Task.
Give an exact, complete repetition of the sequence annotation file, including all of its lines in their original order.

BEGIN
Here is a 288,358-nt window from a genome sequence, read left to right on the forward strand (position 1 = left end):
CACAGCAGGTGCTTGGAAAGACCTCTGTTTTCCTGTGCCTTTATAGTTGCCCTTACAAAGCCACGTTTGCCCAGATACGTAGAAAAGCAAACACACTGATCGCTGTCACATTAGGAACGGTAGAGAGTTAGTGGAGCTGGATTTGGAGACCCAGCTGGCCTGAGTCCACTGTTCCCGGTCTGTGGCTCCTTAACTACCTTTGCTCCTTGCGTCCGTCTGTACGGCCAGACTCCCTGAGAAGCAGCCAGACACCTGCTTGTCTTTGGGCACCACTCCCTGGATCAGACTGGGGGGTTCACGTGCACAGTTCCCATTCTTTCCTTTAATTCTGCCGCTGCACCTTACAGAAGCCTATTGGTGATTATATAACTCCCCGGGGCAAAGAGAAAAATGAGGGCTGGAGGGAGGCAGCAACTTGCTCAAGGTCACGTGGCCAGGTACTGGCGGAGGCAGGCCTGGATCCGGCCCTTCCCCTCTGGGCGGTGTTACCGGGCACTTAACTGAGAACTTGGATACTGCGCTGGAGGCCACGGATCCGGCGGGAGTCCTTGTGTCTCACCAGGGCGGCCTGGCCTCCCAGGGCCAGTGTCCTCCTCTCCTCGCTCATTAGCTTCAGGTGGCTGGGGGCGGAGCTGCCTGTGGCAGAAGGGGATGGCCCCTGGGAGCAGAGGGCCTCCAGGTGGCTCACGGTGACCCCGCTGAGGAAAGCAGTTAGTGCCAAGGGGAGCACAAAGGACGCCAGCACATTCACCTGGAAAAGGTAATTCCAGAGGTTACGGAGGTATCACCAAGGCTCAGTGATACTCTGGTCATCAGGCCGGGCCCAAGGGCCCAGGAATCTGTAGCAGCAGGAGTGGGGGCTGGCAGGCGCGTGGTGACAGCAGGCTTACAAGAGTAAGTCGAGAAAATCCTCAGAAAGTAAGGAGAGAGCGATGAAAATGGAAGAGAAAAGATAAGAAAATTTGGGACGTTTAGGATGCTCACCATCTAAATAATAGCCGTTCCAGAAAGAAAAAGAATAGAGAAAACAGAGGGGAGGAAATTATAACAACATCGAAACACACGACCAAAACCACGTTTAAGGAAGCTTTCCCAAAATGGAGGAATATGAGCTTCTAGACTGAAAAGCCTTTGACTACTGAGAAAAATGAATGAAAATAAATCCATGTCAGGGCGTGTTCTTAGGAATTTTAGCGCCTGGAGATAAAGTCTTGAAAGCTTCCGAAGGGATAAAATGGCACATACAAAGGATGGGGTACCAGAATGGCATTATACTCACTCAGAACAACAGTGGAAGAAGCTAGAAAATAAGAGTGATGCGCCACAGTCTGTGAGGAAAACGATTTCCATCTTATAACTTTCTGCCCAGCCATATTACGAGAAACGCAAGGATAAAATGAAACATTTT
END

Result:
Here is a 288,358-nt window from a genome sequence, read left to right on the forward strand (position 1 = left end):
CACAGCAGGTGCTTGGAAAGACCTCTGTTTTCCTGTGCCTTTATAGTTGCCCTTACAAAGCCACGTTTGCCCAGATACGTAGAAAAGCAAACACACTGATCGCTGTCACATTAGGAACGGTAGAGAGTTAGTGGAGCTGGATTTGGAGACCCAGCTGGCCTGAGTCCACTGTTCCCGGTCTGTGGCTCCTTAACTACCTTTGCTCCTTGCGTCCGTCTGTACGGCCAGACTCCCTGAGAAGCAGCCAGACACCTGCTTGTCTTTGGGCACCACTCCCTGGATCAGACTGGGGGGTTCACGTGCACAGTTCCCATTCTTTCCTTTAATTCTGCCGCTGCACCTTACAGAAGCCTATTGGTGATTATATAACTCCCCGGGGCAAAGAGAAAAATGAGGGCTGGAGGGAGGCAGCAACTTGCTCAAGGTCACGTGGCCAGGTACTGGCGGAGGCAGGCCTGGATCCGGCCCTTCCCCTCTGGGCGGTGTTACCGGGCACTTAACTGAGAACTTGGATACTGCGCTGGAGGCCACGGATCCGGCGGGAGTCCTTGTGTCTCACCAGGGCGGCCTGGCCTCCCAGGGCCAGTGTCCTCCTCTCCTCGCTCATTAGCTTCAGGTGGCTGGGGGCGGAGCTGCCTGTGGCAGAAGGGGATGGCCCCTGGGAGCAGAGGGCCTCCAGGTGGCTCACGGTGACCCCGCTGAGGAAAGCAGTTAGTGCCAAGGGGAGCACAAAGGACGCCAGCACATTCACCTGGAAAAGGTAATTCCAGAGGTTACGGAGGTATCACCAAGGCTCAGTGATACTCTGGTCATCAGGCCGGGCCCAAGGGCCCAGGAATCTGTAGCAGCAGGAGTGGGGGCTGGCAGGCGCGTGGTGACAGCAGGCTTACAAGAGTAAGTCGAGAAAATCCTCAGAAAGTAAGGAGAGAGCGATGAAAATGGAAGAGAAAAGATAAGAAAATTTGGGACGTTTAGGATGCTCACCATCTAAATAATAGCCGTTCCAGAAAGAAAAAGAATAGAGAAAACAGAGGGGAGGAAATTATAACAACATCGAAACACACGACCAAAACCACGTTTAAGGAAGCTTTCCCAAAATGGAGGAATATGAGCTTCTAGACTGAAAAGCCTTTGACTACTGAGAAAAATGAATGAAAATAAATCCATGTCAGGGCGTGTTCTTAGGAATTTTAGCGCCTGGAGATAAAGTCTTGAAAGCTTCCGAAGGGATAAAATGGCACATACAAAGGATGGGGTACCAGAATGGCATTATACTCACTCAGAACAACAGTGGAAGAAGCTAGAAAATAAGAGTGATGCGCCACAGTCTGTGAGGAAAACGATTTCCATCTTATAACTTTCTGCCCAGCCATATTACGAGAAACGCAAGGATAAAATGAAACATTTT